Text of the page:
We have always blamed our genes for anything ugly, unwarranted or even remotely displeasing. And think of thick, black hair sprouting on the face! Well, it definitely had to do with hormones and genes even, but now scientists have cracked the issue. They have discovered a genetic mutation responsible for a disorder, according to a report in 'Foxnews'.
Hypertrichosis, also called werewolf syndrome is a rare condition.
Researchers discovered that the disorder runs in families, and in 1995 they traced the approximate location of the mutation to a section of the X chromosome in a Mexican family affected by hypertrichosis.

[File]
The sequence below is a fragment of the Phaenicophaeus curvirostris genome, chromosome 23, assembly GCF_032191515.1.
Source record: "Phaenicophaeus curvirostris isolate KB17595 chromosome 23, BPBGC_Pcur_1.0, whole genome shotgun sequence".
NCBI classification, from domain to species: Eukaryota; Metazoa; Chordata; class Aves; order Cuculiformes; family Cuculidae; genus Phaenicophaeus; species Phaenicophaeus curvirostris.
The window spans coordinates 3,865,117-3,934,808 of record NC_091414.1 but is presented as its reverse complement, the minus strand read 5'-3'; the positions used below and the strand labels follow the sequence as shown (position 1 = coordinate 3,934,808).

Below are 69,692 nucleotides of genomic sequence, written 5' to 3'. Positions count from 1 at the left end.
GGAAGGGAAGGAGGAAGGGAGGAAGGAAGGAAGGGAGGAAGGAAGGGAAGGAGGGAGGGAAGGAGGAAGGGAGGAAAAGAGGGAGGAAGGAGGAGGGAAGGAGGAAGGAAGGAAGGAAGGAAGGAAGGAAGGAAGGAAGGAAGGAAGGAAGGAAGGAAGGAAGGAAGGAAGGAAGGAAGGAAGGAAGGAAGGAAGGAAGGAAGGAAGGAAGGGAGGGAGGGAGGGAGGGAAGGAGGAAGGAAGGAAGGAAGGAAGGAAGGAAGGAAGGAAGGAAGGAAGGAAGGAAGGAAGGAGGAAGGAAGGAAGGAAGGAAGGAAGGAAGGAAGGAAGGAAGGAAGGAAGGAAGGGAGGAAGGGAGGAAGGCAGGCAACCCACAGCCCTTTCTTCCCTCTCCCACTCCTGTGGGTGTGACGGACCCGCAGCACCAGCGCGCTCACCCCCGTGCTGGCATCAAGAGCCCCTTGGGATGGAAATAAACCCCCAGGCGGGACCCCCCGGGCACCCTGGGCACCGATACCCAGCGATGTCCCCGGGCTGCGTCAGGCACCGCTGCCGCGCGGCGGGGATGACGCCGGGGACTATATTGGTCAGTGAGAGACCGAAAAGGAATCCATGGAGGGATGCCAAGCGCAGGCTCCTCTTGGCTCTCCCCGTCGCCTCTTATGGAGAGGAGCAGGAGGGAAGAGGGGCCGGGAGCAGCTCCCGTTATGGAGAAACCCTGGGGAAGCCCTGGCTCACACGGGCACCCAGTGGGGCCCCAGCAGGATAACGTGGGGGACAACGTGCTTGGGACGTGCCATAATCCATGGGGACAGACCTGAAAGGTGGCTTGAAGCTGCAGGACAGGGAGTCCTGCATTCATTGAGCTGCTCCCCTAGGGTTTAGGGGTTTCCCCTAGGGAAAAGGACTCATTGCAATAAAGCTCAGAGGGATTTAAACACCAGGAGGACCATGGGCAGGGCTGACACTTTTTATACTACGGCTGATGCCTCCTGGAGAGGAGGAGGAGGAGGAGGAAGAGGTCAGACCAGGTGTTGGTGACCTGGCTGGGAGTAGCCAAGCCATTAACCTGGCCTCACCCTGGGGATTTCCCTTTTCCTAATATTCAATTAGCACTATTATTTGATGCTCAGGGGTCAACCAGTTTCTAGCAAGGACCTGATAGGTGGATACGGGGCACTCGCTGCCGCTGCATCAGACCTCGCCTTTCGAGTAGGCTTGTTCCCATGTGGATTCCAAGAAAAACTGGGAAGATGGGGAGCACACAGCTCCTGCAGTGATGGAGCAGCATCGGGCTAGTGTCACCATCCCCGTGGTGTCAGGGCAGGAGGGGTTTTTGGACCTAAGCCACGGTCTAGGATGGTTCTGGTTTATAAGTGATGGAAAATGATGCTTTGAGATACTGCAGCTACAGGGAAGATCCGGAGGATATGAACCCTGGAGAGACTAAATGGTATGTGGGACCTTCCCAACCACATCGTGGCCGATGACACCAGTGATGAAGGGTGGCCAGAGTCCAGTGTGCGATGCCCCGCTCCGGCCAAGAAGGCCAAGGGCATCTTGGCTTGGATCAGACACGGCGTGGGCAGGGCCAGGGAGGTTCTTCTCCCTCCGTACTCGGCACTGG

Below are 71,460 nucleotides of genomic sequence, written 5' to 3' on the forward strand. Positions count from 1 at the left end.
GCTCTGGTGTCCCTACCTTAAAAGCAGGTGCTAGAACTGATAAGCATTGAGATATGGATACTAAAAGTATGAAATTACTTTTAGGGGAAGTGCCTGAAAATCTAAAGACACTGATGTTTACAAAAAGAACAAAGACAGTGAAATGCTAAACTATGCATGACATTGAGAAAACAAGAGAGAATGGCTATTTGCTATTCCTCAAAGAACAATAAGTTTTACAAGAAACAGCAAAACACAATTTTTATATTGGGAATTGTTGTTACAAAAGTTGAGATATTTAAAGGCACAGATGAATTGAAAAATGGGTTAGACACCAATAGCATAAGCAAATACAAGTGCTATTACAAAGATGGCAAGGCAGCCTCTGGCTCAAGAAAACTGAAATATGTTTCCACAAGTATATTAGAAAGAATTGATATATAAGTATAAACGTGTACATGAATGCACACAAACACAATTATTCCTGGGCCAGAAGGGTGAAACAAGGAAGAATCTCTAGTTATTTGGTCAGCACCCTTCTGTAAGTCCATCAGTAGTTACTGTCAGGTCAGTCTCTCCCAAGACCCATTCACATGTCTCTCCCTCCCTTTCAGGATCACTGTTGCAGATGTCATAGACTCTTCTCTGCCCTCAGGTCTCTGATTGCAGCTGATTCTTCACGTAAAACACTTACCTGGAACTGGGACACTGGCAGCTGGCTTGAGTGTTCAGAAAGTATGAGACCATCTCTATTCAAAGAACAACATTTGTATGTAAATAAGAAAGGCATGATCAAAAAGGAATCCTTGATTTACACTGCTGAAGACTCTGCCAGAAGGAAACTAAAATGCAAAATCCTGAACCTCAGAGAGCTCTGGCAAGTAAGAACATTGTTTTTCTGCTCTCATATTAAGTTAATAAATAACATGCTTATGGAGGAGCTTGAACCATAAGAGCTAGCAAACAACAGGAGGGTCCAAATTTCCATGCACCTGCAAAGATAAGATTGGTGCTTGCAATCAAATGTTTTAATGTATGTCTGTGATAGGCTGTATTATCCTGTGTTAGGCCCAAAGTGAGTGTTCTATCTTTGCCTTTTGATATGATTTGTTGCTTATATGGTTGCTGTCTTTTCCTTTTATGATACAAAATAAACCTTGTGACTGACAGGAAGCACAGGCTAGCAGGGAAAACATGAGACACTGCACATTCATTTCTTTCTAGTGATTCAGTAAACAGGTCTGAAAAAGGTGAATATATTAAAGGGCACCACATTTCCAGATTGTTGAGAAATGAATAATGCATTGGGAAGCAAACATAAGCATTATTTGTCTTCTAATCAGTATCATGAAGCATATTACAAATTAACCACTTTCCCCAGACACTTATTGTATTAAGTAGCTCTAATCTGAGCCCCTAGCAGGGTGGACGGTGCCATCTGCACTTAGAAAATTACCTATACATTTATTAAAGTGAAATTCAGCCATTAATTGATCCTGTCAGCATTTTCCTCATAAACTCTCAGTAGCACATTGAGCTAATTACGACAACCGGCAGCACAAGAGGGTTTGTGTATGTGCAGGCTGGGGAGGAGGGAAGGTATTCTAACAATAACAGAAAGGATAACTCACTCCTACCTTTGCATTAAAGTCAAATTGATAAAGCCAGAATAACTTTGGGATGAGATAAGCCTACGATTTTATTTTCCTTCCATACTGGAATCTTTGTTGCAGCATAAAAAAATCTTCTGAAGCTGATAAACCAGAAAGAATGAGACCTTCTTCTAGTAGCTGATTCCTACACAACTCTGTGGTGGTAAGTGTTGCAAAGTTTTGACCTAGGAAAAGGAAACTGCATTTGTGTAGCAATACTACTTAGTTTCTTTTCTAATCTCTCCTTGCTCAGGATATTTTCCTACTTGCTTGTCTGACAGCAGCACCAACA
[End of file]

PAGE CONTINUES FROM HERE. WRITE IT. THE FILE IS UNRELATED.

Men with the syndrome have hair covering their faces and eyelids, while women grow thick patches on their bodies.
A Thai girl holds the Guinness Book of World Records at present for being the world's hairiest child.
People with such a disorder carry an extra chunk of genes on the X chromosome. The extra DNA may switch on a hair-growth gene nearby, resulting in runaway furriness.
A gene called SOX3 is known to play a role in hair growth.
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